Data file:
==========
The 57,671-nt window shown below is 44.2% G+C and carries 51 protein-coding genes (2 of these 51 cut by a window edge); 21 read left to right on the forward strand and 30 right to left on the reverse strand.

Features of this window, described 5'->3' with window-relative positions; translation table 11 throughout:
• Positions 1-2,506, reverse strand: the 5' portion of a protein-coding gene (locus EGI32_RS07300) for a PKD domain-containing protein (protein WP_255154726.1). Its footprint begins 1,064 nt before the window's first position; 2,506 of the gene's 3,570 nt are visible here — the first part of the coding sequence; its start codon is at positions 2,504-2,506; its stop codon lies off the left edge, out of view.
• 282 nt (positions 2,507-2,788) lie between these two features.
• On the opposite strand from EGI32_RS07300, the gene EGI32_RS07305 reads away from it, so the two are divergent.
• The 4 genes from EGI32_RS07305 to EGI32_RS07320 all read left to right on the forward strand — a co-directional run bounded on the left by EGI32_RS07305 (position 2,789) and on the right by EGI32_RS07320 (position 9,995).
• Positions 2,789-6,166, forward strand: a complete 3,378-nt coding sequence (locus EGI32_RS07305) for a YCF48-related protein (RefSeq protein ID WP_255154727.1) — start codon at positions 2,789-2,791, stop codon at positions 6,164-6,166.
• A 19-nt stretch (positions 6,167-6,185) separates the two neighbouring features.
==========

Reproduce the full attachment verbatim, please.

The 57,671-nt window shown below is 44.2% G+C and carries 51 protein-coding genes (2 of these 51 cut by a window edge); 21 read left to right on the forward strand and 30 right to left on the reverse strand.

Features of this window, described 5'->3' with window-relative positions; translation table 11 throughout:
• Positions 1-2,506, reverse strand: the 5' portion of a protein-coding gene (locus EGI32_RS07300) for a PKD domain-containing protein (protein WP_255154726.1). Its footprint begins 1,064 nt before the window's first position; 2,506 of the gene's 3,570 nt are visible here — the first part of the coding sequence; its start codon is at positions 2,504-2,506; its stop codon lies off the left edge, out of view.
• 282 nt (positions 2,507-2,788) lie between these two features.
• On the opposite strand from EGI32_RS07300, the gene EGI32_RS07305 reads away from it, so the two are divergent.
• The 4 genes from EGI32_RS07305 to EGI32_RS07320 all read left to right on the forward strand — a co-directional run bounded on the left by EGI32_RS07305 (position 2,789) and on the right by EGI32_RS07320 (position 9,995).
• Positions 2,789-6,166, forward strand: a complete 3,378-nt coding sequence (locus EGI32_RS07305) for a YCF48-related protein (RefSeq protein ID WP_255154727.1) — start codon at positions 2,789-2,791, stop codon at positions 6,164-6,166.
• A 19-nt stretch (positions 6,167-6,185) separates the two neighbouring features.